Colorado State Researchers Study Impact of Habitat Fragmentation on Disease Transmission Among Wild Big Cats

The National Science Foundation awarded Colorado State University scientists a $2.3 million grant to study how habitat fragmentation in parts of the United States influences the transmission of diseases among bobcats, pumas and domestic cats. This work will ultimately help scientists in the future identify how urbanization influences the dynamics of infectious disease among wildlife populations and domestic pets.  

Kevin Crooks, associate professor in the Department of Fish, Wildlife and Conservation Biology, and Sue VandeWoude, associate professor in the Department of Microbiology, Immunology and Pathology, will study the three different cat species in divergent habitats in Colorado, Florida and California as part of a National Science Foundation Ecology of Infectious Diseases research program.     

Bobcats and pumas share overlapping habitats in these regions, are susceptible to many of the same diseases and are at risk of infection with some domestic cat pathogens. Hundreds of outdoor domestic cats roam around urban edges with some access to adjacent natural areas, potentially coming into contact with wild cats. Scientists will study to what extent disease agents in puma and bobcat populations are found in domestic cats. Some of these diseases, such as toxoplasmosis and bartonella, or cat scratch disease, can also infect humans.

"We’re interested in discovering how ‘pile-up’ or restriction of the home ranges of these species along urban edges affect the transmission of diseases relative to incidence in more rural areas. We suspect that the spectrum of pathogens and the rate of infection changes as habitat fragmentation forces those species to live in closer proximity," said VandeWoude, principal investigator on the study.

The scientists will look for a trend between disease dynamics and urban fragmentation among feline species in high density places such as Los Angeles and the Colorado Front Range compared to more rural areas. Ultimately, they hope to understand the relationship between urbanization and the prevalence of cross-species disease transmission.

VandeWoude’s lab specializes in the study of a common feline disease, feline immunodeficiency virus, or FIV, which creates a lifelong infection and can be fatal to infected animals. Bobcats, pumas and domestic cats each have its own specific FIV strain. VandeWoude and Crooks will study how the strains are similar across species and locations, providing insight into connectivity within and among populations.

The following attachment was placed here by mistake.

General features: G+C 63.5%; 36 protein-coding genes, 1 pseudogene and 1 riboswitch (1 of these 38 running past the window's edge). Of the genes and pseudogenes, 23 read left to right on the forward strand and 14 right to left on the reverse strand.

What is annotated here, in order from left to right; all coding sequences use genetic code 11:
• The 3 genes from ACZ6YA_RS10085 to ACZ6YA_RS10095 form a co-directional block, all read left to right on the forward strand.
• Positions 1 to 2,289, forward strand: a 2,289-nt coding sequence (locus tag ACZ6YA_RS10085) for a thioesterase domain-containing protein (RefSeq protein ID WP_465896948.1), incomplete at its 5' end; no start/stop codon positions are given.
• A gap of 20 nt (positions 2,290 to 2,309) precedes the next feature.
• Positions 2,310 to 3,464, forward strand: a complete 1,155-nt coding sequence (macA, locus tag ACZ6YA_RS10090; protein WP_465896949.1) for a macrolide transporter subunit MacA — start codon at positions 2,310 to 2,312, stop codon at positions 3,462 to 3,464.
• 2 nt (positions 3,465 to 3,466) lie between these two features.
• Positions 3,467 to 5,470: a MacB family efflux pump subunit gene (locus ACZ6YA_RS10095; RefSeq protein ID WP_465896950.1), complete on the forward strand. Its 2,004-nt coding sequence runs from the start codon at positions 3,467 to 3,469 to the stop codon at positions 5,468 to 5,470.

Preliminary studies have shown that large wild cats share FIV strains in California and Florida in restricted habitats, demonstrating rare cross-species virus transmission.

Habitat fragmentation has been targeted as one of the most serious threats to biological diversity worldwide; urbanization is a leading agent of fragmentation and cause of species endangerment. Landscape-level connectivity is essential to natural processes for animals and plants. Where connectivity is not retained across developing landscapes, many plant and animal populations may eventually disappear.

Both pumas and bobcats are sensitive to urban fragmentation and require connectivity for mere existence. Rapidly expanding human development is increasingly encroaching on remaining natural habitat for both species. Rural areas are growing at a rate faster than urban areas in the West, creating rural sprawl in many areas.

Crooks, VandeWoude and collaborators use GPS collars to track the movement of bobcats and puma movements through urban and rural areas. The tracking data will offer insight to scientists as to how urbanization influences movement patterns, contact rates and disease transmission between bobcats, pumas and domestic cats.

The researchers also will collect blood samples from wild cats and from domestic cats that may have been feral that are brought to area shelters to research disease cross-species transmission.

For more than a decade, Crooks has conducted intensive studies in southern California tracking carnivore movements in urbanized landscapes using radio collars, remotely-triggered cameras and track surveys.

Fellow collaborators on this project include Drs. Michael Lappin and Mo Salman at Colorado State, and colleagues at the Colorado Division of Wildlife, U.S. Geological Survey, National Park Service, National Institutes of Health, University of California Davis and the University of Florida.